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Irish Beat Buckeyes Through Trench Warfare

The only guy that can stop Zach Brenneman is Kevin Corrigan. via <a href=""></a>
The only guy that can stop Zach Brenneman is Kevin Corrigan. via

You know when you're driving down the street and some old bag in a Cadillac has her left turn signal on for, like, your entire trip to the grocery store?

Well, that's Notre Dame lacrosse.  You'll eventually get to your destination, but you're going to pull your hair out while en route.

After a week or so lay-off, the Irish held on last night against Ohio State, securing an 8-7 victory over the Buckeyes in South Bend.  It was an exciting ending -- Ohio State used a three-goal run over the last five minutes to tie the game, only to lose on a Sean Rogers goal with about 30 seconds left -- but an exciting ending should not be confused with a thrilling game.

Let me explain that last statement a little bit. Have you ever watched a movie that was mind-numbingly boring for an hour or so, and then an awesome fight scene happens in the last 30 minutes?  In the overall, the movie was garbage, but the ending was cool.  That's essentially what Ohio State-Notre Dame was last night.

When it was all said and done, the Buckeyes and Irish played a 51-possession game.*  Fifty-F'ing-One possessions.  If that game was a team, it'd be three possessions slower than Princeton.  This is the impact of the zone defense and an incessantly prodding, pragmatic offense: The game gets stuck in the mud, especially when Notre Dame wins 85% of its draws and has the opportunity to push the pace square into the ground.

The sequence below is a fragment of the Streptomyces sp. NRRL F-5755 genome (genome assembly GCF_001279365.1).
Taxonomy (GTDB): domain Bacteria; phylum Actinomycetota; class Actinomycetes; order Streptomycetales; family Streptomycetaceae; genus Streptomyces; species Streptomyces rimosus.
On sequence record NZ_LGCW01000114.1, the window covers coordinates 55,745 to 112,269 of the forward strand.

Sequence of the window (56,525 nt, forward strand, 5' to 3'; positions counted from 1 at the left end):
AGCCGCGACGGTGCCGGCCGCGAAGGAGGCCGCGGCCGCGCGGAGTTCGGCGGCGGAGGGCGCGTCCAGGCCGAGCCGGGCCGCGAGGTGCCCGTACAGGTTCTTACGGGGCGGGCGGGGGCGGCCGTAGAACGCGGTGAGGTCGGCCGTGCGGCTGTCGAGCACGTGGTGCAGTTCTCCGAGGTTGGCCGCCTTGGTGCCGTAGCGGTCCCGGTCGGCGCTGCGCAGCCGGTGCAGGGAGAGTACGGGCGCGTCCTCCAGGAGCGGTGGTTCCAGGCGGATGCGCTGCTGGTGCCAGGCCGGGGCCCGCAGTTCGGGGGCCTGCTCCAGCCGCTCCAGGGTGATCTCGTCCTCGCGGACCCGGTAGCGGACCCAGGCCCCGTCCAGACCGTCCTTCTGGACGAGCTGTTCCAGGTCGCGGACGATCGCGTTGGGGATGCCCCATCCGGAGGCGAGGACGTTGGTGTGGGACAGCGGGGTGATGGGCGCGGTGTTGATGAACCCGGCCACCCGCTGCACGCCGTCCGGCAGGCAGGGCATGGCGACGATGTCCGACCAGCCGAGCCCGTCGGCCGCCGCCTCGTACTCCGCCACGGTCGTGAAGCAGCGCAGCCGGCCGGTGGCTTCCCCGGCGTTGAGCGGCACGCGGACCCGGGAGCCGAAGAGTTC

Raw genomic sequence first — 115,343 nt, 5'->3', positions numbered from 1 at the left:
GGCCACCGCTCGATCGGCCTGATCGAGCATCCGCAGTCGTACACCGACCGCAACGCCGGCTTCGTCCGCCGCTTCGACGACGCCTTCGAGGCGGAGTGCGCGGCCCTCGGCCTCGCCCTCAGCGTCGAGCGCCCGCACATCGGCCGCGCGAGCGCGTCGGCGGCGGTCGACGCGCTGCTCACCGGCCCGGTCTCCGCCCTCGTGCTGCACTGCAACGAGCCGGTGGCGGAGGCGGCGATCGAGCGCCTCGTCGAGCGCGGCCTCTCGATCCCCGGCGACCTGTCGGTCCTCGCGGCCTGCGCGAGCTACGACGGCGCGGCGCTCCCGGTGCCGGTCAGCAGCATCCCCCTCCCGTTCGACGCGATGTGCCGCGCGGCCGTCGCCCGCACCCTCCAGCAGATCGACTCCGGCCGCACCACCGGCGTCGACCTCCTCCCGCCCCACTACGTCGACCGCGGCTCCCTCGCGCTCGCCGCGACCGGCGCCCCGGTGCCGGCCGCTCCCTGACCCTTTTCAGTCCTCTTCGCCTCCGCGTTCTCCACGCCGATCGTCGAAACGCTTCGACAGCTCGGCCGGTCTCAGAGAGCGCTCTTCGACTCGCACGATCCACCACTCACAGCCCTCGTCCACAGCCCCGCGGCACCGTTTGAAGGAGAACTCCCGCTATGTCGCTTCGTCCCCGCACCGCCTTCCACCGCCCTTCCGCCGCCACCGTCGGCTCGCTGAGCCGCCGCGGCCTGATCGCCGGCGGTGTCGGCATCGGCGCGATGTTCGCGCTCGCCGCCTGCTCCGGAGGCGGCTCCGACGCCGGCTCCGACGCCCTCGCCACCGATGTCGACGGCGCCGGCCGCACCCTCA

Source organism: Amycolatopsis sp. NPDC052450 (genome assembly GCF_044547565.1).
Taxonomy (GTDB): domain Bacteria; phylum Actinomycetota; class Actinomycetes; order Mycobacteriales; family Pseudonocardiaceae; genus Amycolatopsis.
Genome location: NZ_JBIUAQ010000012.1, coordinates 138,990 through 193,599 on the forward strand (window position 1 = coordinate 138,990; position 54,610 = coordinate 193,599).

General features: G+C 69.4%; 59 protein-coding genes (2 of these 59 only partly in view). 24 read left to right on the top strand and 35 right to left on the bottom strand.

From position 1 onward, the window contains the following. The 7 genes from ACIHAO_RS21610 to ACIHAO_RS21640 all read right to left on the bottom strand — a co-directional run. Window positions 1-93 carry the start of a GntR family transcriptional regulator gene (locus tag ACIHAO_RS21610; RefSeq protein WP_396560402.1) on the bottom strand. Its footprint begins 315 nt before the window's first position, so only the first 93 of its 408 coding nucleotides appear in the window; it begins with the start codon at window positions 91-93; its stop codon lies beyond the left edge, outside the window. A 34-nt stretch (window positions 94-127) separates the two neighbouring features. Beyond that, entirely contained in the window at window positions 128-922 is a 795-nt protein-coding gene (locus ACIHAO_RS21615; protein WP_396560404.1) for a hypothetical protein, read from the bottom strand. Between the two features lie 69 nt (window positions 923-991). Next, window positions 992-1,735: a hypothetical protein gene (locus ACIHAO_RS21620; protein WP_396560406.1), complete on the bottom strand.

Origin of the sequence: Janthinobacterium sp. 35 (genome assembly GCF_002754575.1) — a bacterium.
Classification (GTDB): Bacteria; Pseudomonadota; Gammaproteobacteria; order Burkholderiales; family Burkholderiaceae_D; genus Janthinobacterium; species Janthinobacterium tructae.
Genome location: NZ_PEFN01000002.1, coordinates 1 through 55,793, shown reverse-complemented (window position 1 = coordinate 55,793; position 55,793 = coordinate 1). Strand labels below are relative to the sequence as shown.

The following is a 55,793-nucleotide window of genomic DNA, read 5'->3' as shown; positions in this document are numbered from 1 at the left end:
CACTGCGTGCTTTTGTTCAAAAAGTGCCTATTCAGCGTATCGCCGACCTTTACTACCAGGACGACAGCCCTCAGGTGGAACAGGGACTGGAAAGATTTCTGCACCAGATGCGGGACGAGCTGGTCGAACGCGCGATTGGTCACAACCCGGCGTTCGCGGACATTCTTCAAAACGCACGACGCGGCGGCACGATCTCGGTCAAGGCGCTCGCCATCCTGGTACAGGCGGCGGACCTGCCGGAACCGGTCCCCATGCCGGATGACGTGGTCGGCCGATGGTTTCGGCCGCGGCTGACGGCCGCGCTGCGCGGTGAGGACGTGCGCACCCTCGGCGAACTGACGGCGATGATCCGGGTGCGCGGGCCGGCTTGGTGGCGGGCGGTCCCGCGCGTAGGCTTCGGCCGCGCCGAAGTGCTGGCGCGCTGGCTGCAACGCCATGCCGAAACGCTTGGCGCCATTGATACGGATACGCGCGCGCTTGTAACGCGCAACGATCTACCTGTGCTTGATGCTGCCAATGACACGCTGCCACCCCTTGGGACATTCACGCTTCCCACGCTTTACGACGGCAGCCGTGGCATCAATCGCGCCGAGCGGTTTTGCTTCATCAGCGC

This petulant style of play is nothing new to Notre Dame.  The Irish have played one game above the national pace average of 61 possessions per 60 minutes -- against Denver (a rollicking 62-possession affair).  In its other three games, Notre Dame has played a 51-possession snoozer against Penn State (a 6-2 victory, yeesh), a 52-possession shocker against Duke, and a 59-possession game against Drexel.

If it takes Kevin Corrigan winning a national title in 2011 for the agenda-setters of college lacrosse to do something about opening up the game, I will gladly welcome our one-year Notre Dame overlords.  On the other hand, if this is merely an indication of where teams will go in order to be successful, I'm probably going to go on a stabbing spree.

* For those that are a little lost on what a 51-possession game looks like, think about the Hopkins-Syracuse game from last weekend.  That game was in warp-drive compared to Ohio State-Notre Dame -- the 'Jays-Orange game was played at about 62 possessions per 60 minutes.  Yup.